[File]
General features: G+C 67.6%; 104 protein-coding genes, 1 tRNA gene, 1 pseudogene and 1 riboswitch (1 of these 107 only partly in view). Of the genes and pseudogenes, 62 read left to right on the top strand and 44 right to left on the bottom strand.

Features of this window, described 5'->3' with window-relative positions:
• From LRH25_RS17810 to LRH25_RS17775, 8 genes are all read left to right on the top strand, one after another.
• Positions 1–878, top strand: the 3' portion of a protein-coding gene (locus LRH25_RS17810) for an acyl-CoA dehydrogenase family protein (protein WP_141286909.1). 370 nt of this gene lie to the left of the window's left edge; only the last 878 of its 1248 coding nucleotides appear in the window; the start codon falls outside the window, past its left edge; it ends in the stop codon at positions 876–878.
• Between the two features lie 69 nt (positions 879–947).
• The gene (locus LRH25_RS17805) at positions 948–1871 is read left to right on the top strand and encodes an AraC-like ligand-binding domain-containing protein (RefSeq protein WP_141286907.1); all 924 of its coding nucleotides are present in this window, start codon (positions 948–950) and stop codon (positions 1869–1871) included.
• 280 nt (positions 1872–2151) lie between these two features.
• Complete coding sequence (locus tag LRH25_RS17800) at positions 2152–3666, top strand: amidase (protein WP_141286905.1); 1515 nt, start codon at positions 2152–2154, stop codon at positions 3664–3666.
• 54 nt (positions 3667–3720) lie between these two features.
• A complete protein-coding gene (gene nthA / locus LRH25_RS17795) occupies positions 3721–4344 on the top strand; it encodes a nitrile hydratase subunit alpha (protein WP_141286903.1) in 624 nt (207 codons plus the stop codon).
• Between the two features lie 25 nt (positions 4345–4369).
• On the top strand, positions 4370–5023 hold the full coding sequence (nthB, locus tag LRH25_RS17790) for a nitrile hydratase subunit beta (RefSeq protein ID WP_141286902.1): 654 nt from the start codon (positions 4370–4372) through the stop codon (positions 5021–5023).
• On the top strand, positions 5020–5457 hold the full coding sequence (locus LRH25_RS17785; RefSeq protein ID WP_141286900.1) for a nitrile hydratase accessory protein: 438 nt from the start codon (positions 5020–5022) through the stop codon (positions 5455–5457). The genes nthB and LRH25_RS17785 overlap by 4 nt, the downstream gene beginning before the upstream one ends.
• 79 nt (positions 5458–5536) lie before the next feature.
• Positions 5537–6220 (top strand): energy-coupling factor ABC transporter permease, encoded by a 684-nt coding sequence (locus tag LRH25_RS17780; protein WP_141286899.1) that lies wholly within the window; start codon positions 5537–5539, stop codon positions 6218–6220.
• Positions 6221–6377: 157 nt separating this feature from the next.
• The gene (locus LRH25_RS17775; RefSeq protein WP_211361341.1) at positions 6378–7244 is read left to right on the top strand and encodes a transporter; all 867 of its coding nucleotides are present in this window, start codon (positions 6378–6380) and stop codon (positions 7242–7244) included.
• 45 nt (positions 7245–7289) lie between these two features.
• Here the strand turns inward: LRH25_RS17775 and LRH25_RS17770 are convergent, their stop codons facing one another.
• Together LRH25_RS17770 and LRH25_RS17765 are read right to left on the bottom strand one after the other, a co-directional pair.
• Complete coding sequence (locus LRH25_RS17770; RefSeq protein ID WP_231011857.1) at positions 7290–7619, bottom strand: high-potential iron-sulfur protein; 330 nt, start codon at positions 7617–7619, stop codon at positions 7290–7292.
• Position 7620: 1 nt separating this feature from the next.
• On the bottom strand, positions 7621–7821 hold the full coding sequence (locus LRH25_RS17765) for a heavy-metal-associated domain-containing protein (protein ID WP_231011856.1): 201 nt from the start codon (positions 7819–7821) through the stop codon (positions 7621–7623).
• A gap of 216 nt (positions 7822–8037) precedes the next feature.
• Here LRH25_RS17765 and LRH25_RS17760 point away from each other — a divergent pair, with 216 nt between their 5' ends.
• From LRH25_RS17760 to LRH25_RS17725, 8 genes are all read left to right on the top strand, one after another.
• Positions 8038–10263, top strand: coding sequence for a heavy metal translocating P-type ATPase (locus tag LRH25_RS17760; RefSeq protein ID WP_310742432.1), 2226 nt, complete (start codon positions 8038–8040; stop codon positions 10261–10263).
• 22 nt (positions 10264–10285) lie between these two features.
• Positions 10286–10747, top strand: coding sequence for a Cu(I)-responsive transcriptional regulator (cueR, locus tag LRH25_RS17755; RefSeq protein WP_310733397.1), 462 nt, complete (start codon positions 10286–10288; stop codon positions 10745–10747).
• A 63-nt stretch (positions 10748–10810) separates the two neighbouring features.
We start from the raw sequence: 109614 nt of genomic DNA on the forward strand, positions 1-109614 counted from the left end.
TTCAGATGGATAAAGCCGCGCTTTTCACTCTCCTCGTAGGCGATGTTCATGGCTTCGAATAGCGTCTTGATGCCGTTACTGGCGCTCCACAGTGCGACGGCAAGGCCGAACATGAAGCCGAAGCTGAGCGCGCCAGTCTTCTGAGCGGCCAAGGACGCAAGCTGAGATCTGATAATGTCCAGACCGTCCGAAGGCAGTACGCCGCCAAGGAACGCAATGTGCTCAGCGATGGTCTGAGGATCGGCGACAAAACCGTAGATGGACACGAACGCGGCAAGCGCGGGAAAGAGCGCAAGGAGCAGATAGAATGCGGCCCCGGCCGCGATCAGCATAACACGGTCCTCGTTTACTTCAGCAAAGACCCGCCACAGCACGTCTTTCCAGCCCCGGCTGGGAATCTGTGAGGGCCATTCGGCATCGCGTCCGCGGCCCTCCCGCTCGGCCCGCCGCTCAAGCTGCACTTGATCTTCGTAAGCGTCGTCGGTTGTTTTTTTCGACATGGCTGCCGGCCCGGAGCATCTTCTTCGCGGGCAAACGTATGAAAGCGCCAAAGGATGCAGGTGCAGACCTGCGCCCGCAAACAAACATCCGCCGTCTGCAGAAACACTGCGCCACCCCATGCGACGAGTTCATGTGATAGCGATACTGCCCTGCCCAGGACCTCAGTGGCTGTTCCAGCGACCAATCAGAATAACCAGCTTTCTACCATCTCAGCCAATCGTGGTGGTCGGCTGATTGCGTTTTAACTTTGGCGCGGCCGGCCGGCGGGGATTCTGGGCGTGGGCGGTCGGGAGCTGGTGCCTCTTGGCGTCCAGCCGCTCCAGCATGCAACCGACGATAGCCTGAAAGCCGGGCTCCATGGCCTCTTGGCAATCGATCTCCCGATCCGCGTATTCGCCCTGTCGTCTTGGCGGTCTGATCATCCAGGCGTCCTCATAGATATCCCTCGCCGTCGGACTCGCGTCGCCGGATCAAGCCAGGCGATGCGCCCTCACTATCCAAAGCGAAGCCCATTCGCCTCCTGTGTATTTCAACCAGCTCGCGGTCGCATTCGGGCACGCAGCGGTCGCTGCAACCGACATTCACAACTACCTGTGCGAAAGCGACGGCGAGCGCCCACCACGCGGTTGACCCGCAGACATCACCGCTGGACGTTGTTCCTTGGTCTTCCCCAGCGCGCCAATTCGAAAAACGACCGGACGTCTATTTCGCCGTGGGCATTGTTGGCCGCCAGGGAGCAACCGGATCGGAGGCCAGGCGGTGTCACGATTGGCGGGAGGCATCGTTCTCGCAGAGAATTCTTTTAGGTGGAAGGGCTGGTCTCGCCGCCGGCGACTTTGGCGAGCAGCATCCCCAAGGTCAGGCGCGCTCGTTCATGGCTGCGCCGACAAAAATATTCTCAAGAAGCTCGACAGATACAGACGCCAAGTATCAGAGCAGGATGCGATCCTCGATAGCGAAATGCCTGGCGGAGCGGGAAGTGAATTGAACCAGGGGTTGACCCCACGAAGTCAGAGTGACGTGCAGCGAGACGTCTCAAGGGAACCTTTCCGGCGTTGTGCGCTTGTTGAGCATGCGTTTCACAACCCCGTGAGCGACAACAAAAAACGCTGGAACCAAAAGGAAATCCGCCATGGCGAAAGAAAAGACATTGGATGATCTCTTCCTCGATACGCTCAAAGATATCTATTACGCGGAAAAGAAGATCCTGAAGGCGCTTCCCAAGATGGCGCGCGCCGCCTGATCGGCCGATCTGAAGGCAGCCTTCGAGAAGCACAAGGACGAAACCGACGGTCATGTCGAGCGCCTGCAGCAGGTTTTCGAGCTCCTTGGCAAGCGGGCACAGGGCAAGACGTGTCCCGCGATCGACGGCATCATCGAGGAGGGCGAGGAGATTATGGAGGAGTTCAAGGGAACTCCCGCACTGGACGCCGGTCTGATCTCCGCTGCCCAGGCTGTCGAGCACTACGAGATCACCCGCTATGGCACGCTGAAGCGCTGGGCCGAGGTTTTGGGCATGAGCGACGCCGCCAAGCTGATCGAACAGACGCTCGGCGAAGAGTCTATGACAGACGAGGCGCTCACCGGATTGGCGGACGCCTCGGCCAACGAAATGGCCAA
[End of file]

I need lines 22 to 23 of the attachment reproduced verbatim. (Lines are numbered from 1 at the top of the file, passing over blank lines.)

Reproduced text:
• Position 7620: 1 nt separating this feature from the next.
• On the bottom strand, positions 7621–7821 hold the full coding sequence (locus LRH25_RS17765) for a heavy-metal-associated domain-containing protein (protein ID WP_231011856.1): 201 nt from the start codon (positions 7819–7821) through the stop codon (positions 7621–7623).